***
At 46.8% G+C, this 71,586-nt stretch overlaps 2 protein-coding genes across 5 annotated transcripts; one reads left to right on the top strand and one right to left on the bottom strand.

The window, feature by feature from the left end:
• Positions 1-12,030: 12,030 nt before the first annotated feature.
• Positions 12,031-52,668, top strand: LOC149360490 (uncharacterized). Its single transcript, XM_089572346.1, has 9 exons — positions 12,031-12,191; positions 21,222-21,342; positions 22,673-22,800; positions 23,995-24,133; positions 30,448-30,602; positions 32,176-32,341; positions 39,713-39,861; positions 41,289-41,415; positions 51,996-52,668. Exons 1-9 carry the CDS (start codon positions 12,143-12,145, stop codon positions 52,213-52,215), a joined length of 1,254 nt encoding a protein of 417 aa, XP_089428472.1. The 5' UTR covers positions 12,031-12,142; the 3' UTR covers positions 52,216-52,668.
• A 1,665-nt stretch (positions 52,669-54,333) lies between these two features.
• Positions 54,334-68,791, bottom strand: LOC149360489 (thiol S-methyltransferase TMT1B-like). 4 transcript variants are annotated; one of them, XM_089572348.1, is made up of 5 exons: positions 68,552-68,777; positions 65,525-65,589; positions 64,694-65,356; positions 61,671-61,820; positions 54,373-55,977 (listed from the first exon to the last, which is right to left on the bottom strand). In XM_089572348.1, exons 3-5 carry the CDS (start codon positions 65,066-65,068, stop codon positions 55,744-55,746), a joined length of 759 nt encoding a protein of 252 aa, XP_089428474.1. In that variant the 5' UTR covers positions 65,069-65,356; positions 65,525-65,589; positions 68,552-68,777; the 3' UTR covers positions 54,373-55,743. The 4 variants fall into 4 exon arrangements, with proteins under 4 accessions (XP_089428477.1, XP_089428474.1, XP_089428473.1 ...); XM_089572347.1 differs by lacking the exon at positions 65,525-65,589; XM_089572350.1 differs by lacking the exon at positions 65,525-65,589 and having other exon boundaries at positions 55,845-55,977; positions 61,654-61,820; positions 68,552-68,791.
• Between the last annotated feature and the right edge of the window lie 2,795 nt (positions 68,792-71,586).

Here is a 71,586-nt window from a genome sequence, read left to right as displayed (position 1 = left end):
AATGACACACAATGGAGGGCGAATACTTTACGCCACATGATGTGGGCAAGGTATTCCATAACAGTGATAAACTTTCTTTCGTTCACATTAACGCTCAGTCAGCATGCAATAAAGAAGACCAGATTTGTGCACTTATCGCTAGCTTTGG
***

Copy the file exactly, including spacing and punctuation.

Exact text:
At 46.8% G+C, this 71,586-nt stretch overlaps 2 protein-coding genes across 5 annotated transcripts; one reads left to right on the top strand and one right to left on the bottom strand.

The window, feature by feature from the left end:
• Positions 1-12,030: 12,030 nt before the first annotated feature.
• Positions 12,031-52,668, top strand: LOC149360490 (uncharacterized). Its single transcript, XM_089572346.1, has 9 exons — positions 12,031-12,191; positions 21,222-21,342; positions 22,673-22,800; positions 23,995-24,133; positions 30,448-30,602; positions 32,176-32,341; positions 39,713-39,861; positions 41,289-41,415; positions 51,996-52,668. Exons 1-9 carry the CDS (start codon positions 12,143-12,145, stop codon positions 52,213-52,215), a joined length of 1,254 nt encoding a protein of 417 aa, XP_089428472.1. The 5' UTR covers positions 12,031-12,142; the 3' UTR covers positions 52,216-52,668.
• A 1,665-nt stretch (positions 52,669-54,333) lies between these two features.
• Positions 54,334-68,791, bottom strand: LOC149360489 (thiol S-methyltransferase TMT1B-like). 4 transcript variants are annotated; one of them, XM_089572348.1, is made up of 5 exons: positions 68,552-68,777; positions 65,525-65,589; positions 64,694-65,356; positions 61,671-61,820; positions 54,373-55,977 (listed from the first exon to the last, which is right to left on the bottom strand). In XM_089572348.1, exons 3-5 carry the CDS (start codon positions 65,066-65,068, stop codon positions 55,744-55,746), a joined length of 759 nt encoding a protein of 252 aa, XP_089428474.1. In that variant the 5' UTR covers positions 65,069-65,356; positions 65,525-65,589; positions 68,552-68,777; the 3' UTR covers positions 54,373-55,743. The 4 variants fall into 4 exon arrangements, with proteins under 4 accessions (XP_089428477.1, XP_089428474.1, XP_089428473.1 ...); XM_089572347.1 differs by lacking the exon at positions 65,525-65,589; XM_089572350.1 differs by lacking the exon at positions 65,525-65,589 and having other exon boundaries at positions 55,845-55,977; positions 61,654-61,820; positions 68,552-68,791.
• Between the last annotated feature and the right edge of the window lie 2,795 nt (positions 68,792-71,586).

Here is a 71,586-nt window from a genome sequence, read left to right as displayed (position 1 = left end):
AATGACACACAATGGAGGGCGAATACTTTACGCCACATGATGTGGGCAAGGTATTCCATAACAGTGATAAACTTTCTTTCGTTCACATTAACGCTCAGTCAGCATGCAATAAAGAAGACCAGATTTGTGCACTTATCGCTAGCTTTGG